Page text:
Welcome to the Mclowd Community Newsletter.
Comparing Sympli’s existing transaction pricing schedule to the incumbent’s pricing demonstrates that the potential fee savings for consumers from interoperability are around $65 million per year.
ACCC submission, 7 November 2019
Competition in the market for e-conveyancing is hotting up, with ASX-backed challenger Sympli now going head-to-head with incumbent PEXA.
As per the above ACCC submission, Sympli is quoting per-unit cost savings of up to 50% vis-a-vis PEXA (although in relation to the core product of land transfers that figure is only 15%).
With the state and national regulators:
- Moving to mandate interoperability
- Thereby encouraging yet further market entry
this downward pressure on prices can only increase.
Digitisation and Deflation
The success of the transition to digitised land transfers and related transactions is analogous to the impact which digitisation has had on the SMSF sector in recent years.
That digitisation has lead to increased efficiency, whether through integration, automation or workflow management. It has been widely embraced by participants, to the benefit of asset owners and the industry as a whole.
However when it comes to the underlying technology, digitisation will often be associated with deflation, for the simple reason that it drives marginal cost towards zero.
For both PEXA and Sympli the largest part of the marginal cost of an electronic conveyance has nothing to do with their day-to-day operations. It is actually a function of the opportunity cost of the hundreds of millions of dollars in capital which they have chosen to deploy.
The equation here is very Simple:
- Sympli has achieved a materially lower capital intensity than PEXA
- Sympli therefore has a lower marginal cost
- Sympli is therefore able to offer its products / services at a materially lower price point
(The Mclowd Community is itself a classic example of this process – and its consequences – with a balance sheet of just $1.7 million being reflected in materially lower price points).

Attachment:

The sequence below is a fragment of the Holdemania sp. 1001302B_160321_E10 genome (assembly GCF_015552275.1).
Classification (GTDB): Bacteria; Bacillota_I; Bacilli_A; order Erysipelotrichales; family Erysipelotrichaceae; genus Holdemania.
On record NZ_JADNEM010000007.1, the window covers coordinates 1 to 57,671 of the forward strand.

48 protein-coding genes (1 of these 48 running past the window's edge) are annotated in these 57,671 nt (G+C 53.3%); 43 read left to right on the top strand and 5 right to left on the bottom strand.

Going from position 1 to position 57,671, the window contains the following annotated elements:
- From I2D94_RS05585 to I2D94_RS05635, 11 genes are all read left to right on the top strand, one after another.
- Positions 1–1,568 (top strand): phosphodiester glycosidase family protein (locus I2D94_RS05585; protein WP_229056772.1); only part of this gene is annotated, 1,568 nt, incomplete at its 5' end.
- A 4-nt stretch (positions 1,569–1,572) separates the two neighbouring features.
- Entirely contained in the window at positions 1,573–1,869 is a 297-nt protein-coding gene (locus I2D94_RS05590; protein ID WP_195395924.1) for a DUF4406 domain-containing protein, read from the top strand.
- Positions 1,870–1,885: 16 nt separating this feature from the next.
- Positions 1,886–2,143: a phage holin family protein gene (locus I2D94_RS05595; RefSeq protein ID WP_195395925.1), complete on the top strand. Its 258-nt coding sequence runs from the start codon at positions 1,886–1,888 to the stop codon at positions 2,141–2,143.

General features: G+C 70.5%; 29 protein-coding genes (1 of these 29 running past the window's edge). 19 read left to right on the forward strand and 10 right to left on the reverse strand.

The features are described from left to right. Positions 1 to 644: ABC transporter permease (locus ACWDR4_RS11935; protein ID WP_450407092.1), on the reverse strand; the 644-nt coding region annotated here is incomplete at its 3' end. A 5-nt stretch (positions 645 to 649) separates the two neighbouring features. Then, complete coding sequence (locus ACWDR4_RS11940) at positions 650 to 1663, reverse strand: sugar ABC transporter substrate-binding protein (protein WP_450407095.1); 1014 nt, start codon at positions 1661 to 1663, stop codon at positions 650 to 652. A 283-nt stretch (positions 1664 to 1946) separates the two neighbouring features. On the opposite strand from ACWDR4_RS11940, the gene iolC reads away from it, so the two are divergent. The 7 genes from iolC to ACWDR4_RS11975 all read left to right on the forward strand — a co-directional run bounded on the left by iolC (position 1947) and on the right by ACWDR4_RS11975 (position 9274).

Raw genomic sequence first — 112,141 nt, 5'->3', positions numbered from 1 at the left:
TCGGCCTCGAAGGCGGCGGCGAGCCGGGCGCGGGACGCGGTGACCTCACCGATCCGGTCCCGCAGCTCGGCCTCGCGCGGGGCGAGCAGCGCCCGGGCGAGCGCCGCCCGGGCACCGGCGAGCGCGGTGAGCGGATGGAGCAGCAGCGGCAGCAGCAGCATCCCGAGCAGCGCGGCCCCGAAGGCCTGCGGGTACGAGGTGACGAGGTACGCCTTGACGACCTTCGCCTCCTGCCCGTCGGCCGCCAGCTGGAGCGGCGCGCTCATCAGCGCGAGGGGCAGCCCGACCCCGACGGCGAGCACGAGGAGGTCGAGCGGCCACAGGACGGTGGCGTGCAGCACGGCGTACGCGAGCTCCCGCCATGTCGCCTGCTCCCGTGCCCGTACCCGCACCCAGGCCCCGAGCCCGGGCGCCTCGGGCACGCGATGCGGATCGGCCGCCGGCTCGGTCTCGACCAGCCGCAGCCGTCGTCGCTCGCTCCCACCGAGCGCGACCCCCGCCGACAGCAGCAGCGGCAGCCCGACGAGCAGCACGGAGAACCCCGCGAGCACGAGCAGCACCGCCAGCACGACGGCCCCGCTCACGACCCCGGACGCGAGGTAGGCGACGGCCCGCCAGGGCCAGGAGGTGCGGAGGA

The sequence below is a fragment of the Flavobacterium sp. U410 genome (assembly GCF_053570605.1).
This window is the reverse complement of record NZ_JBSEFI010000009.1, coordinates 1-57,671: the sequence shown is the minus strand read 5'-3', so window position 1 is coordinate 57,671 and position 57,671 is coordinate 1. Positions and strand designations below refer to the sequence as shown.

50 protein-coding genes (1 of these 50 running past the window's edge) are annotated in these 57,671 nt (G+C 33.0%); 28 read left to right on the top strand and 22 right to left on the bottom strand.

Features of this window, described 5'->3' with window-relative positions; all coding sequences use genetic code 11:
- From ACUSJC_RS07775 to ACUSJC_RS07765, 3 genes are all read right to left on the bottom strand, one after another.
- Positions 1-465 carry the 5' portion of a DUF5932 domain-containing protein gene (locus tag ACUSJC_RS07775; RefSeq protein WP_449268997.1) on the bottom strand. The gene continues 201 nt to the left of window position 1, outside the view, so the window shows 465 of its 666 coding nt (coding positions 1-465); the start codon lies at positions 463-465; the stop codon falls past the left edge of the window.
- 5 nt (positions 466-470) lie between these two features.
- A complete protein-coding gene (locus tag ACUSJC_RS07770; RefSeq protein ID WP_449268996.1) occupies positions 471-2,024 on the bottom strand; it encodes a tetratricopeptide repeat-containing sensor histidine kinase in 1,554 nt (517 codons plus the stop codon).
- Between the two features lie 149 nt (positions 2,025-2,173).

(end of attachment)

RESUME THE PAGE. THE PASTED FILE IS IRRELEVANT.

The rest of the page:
Open banking is now a reality within the Australian financial services landscape, and the standards setting that has been involved represents a similar process of interoperability.
Open banking has opened up free API-based access to the vast majority of upstream data which is required to deliver transactional automation to SMSF investors and their advisors.
But involving a small fraction of the capex previously involved in delivering such an outcome.
The inevitable result will be rampant per-unit price deflation in regard to any downstream services that are derived from that data.
For decades the macroeconomic narrative in Australia – and virtually all advanced economies – has been one of steady (and at times uncontrolled) inflation.
That macroeconomic narrative is dead.
As economic activity is increasingly digitised, per-unit price deflation will become endemic, and – like PEXA – any business model / capital structure that has not factored in this deflation will come under increasing pressure.
Interestingly the SMSF industry as a whole pays approximately $65 million each year for access to specialist accounting software.
Like Simpli, it will be interesting to see how much of that impost can be removed in the years ahead…
Mclowd Pty Ltd